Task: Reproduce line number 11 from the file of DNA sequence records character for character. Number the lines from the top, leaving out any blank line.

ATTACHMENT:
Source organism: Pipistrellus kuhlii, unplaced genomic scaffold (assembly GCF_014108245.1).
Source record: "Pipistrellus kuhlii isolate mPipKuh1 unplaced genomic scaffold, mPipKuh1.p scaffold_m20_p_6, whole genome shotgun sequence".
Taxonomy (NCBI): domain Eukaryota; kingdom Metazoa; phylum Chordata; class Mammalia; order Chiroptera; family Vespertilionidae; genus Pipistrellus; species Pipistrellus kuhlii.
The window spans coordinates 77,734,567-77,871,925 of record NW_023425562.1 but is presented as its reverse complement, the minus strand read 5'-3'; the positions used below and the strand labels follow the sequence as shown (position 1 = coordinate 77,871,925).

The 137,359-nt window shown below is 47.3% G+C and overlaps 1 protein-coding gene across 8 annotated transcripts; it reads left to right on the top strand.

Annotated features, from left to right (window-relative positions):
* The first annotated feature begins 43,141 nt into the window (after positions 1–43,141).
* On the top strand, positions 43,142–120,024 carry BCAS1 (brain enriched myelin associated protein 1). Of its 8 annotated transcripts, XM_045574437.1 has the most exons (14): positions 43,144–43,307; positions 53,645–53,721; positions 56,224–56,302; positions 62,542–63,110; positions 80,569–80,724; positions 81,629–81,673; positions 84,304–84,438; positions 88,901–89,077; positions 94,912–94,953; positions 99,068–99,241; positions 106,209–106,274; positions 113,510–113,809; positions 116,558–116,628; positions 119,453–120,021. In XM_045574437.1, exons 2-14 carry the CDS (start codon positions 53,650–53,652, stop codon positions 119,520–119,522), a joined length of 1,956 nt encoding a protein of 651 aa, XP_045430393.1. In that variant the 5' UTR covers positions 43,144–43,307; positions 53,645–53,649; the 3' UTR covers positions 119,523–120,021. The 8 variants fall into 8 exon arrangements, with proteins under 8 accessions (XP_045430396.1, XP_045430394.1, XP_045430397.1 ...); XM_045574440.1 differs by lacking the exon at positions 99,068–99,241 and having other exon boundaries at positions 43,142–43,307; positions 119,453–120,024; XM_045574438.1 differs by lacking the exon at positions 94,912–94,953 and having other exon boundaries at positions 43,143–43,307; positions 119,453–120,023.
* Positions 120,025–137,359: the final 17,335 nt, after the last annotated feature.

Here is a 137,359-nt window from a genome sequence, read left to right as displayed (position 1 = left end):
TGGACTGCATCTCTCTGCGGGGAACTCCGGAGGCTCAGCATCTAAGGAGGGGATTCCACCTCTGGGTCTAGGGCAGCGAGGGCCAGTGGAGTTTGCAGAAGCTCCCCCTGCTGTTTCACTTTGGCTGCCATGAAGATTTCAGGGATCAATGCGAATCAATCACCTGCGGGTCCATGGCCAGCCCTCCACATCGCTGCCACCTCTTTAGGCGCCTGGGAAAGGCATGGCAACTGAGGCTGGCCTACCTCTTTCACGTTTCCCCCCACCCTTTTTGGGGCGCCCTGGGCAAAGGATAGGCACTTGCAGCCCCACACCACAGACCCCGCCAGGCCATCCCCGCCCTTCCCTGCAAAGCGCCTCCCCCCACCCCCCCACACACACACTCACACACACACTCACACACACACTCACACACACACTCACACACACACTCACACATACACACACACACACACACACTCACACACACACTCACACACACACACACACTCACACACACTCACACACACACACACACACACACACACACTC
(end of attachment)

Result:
TGGACTGCATCTCTCTGCGGGGAACTCCGGAGGCTCAGCATCTAAGGAGGGGATTCCACCTCTGGGTCTAGGGCAGCGAGGGCCAGTGGAGTTTGCAGAAGCTCCCCCTGCTGTTTCACTTTGGCTGCCATGAAGATTTCAGGGATCAATGCGAATCAATCACCTGCGGGTCCATGGCCAGCCCTCCACATCGCTGCCACCTCTTTAGGCGCCTGGGAAAGGCATGGCAACTGAGGCTGGCCTACCTCTTTCACGTTTCCCCCCACCCTTTTTGGGGCGCCCTGGGCAAAGGATAGGCACTTGCAGCCCCACACCACAGACCCCGCCAGGCCATCCCCGCCCTTCCCTGCAAAGCGCCTCCCCCCACCCCCCCACACACACACTCACACACACACTCACACACACACTCACACACACACTCACACACACACTCACACATACACACACACACACACACACTCACACACACACTCACACACACACACACACTCACACACACTCACACACACACACACACACACACACACACTC